Seeing the World from the Horse’s Point of View
When I brought home my jumpy, suspicious, depressed mustang I thought, “ By this time I know all the right things to do—this will be a piece of cake.” I soon found that he couldn’t care less what I could ‘do’ with him. He would do it, all right, but his heart and spirit were missing. In the end I found that just standing with him—watching geese fly down the creek, listening to our neighbor call her cat in for the night, untangling his unruly mane with my fingers—was what won him over. Now he enjoys the work I have to offer him, and I always feel enriched from spending time in his world.
Are We Human ‘Beings’ or Human ‘Doings’?
Horses sometimes appear to watch the humans around them with wonder. We’re always doing: grooming, feeding, talking on the cell phone, cleaning paddock or saddle, tacking up, exercising, working, chatting with other people, planning future events, even petting and nuzzling, asking for affection or appreciation. We may strive to do two or three of these things at once. Horses, on the other hand, always seem to have time to just hang out. If we join them are we wasting time or gaining something special?
This morning I went out and stood with my mare in the misty rain, under the barn overhang by her stall, and enjoyed changing my 21st century human attitude (dreary day) to feeling how the horses were taking in the gentle rain, soft aimless bird calls, feeling of the world settling into winter, nothing to do about it or complain about… so satisfying and calming.
Our daily world has noise, visual excitement, speed and action, and we often bring it into our horse time. What if we stopped now and then to be in our horse’s world—standing and breathing, taking it in? What is she looking at in the barn or pasture, feeling under her feet, around her ears, on her coat? What kind of sounds does she hear in her neighborhood? From the tiny mouse flitting along the stall walls to the people who feed, who lives in her community?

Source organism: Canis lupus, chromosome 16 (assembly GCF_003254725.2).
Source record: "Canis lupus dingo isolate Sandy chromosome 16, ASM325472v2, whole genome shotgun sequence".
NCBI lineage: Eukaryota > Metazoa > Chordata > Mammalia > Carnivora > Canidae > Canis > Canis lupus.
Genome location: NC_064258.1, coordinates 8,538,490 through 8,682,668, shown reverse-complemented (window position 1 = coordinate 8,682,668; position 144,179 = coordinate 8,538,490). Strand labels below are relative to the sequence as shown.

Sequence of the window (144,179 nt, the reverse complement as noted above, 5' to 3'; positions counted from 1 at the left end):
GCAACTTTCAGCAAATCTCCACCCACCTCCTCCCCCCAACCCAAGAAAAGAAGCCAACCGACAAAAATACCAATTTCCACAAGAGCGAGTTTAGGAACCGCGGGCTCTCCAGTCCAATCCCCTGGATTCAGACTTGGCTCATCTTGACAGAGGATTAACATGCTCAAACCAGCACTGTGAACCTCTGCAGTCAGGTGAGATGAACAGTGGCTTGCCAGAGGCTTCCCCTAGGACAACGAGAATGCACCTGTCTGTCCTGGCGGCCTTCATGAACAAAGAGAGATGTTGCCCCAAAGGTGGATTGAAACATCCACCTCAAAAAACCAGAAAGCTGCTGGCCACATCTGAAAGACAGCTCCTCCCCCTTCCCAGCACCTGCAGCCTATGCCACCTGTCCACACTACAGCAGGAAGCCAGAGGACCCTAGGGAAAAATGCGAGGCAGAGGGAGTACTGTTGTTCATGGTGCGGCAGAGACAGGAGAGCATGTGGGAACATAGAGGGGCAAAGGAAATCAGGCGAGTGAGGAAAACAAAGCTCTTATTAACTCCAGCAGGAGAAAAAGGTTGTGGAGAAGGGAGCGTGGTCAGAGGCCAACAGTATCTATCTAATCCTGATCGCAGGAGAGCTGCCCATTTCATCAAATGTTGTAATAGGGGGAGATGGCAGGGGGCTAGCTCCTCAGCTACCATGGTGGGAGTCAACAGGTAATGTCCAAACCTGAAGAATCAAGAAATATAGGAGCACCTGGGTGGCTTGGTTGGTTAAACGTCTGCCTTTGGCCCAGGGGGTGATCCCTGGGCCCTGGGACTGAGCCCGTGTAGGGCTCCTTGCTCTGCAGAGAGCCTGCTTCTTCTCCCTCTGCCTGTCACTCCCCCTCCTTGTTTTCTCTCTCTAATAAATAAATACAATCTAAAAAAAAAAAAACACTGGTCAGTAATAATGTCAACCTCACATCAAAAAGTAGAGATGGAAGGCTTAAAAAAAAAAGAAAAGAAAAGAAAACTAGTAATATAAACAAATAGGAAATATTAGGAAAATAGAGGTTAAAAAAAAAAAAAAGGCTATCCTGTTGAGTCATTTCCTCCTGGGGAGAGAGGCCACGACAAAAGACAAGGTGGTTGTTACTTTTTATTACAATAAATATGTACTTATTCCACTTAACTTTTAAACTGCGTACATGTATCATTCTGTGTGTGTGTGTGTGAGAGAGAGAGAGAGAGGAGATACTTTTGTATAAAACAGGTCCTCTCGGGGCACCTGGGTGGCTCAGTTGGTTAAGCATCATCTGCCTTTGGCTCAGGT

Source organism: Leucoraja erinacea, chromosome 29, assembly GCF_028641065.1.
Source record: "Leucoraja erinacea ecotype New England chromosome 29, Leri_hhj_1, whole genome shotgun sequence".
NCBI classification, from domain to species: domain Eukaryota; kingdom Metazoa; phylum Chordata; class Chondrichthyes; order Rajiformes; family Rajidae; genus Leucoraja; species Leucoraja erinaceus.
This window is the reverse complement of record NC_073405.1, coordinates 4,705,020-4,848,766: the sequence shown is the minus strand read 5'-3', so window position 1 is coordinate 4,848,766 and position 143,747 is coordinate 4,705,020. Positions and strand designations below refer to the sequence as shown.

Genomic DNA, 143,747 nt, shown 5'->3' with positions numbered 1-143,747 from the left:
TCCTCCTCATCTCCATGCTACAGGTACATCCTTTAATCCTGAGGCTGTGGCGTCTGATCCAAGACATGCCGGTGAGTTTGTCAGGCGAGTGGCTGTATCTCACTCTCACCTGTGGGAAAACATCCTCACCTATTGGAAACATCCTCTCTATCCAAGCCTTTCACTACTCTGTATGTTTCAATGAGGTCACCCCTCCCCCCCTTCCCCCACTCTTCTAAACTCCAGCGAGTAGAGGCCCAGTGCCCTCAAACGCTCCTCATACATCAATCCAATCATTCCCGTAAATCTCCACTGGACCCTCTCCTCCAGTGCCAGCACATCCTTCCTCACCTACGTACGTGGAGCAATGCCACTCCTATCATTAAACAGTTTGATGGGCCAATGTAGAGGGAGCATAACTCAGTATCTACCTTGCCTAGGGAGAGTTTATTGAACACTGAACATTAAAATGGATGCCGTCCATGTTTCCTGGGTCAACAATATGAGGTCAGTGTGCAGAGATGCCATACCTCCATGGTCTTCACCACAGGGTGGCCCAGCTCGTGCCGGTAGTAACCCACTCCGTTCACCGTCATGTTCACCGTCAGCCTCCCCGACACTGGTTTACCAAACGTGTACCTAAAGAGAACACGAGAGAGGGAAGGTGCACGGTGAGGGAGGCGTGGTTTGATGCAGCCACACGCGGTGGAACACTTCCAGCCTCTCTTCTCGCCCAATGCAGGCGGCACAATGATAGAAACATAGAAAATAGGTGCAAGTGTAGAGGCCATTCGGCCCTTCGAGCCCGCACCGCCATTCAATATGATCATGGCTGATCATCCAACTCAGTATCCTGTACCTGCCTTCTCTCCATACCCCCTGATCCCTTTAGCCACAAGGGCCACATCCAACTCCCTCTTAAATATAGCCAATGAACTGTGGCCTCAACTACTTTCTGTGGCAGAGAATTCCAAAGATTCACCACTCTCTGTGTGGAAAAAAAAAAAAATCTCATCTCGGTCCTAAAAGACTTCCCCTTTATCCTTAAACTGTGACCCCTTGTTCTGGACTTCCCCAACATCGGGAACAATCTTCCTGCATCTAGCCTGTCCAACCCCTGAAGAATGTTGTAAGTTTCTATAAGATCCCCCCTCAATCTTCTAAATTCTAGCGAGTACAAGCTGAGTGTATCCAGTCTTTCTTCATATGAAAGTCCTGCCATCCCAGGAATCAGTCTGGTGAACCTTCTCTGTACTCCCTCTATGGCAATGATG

In many cultures people pause at sunset to contemplate or give thanks for the day. Outdoor animals often are quiet and still for a few minutes as the day ends, and night begins. It’s a good time to share a few moments of peace with your horse. But anytime will do.
At sunrise you might see a cat sitting in the mist across a gopher hole with the farm dog. If you were quiet enough, would you hear the California poppies opening to the sun?
Or you can take a quick break on a summer afternoon and see parent swallows, one on each side, escorting their young ones on first flights; watch lush new tree leaves tossing in the wind.
Even a peaceful evening has entertainment to offer: vultures floating toward their roosts; summer bats flitting and swooping in the dusk; Great Horned Owls courting from darkened treetops in fall; winter geese honking through moonlit clouds.
One of my favorite sunset memories was looking across the outdoor paddocks to see a lone stable helper give someone’s horse a hug after putting on his blanket.
I like to watch weather from a horse’s viewpoint. There’s all sorts of rain—misty, showery, pouring, windblown. After a few times, you may start to notice (as the horses do) how every storm or weather change has a different feel to it. Once I was in the barn when a thunderstorm blew in. I expected the horses in the pasture to rush to join me where I huddled under the roof. Instead as lightning crackled on the low hills all around, thunder boomed and the air filled with ozone, they grazed serenely on.
Don’t Have the Time?
Just 3 minutes makes a difference.Try being. Explore your horse’s world. Major benefits guaranteed.
Do you feel safe standing with your horse? Does your horse need help feeling safe in the world? or safe with you? Every horse is affected by the behavior and presence of the people around him. Rescue or rehab horses may need extra care and patience as they learn how to leave behind the fear or pain from their past.
With any horse begin at least an arm’s length away so the horse can see you clearly. If it feels safer, lean on the fence outside. If you want to be closer, pause a little distance away until you are sure your horse knows you’re there. Then come and stand beside the neck or shoulder, keeping your head behind the horse’s head and far enough away not to be hit by a fling at a fly or a start at sudden noise. Stay aware of where your feet are (not beneath the horse’s is best). Keep your voice quiet and your movements slow and smooth. There’s nothing to do, though, but slip into your horse’s world for a little while.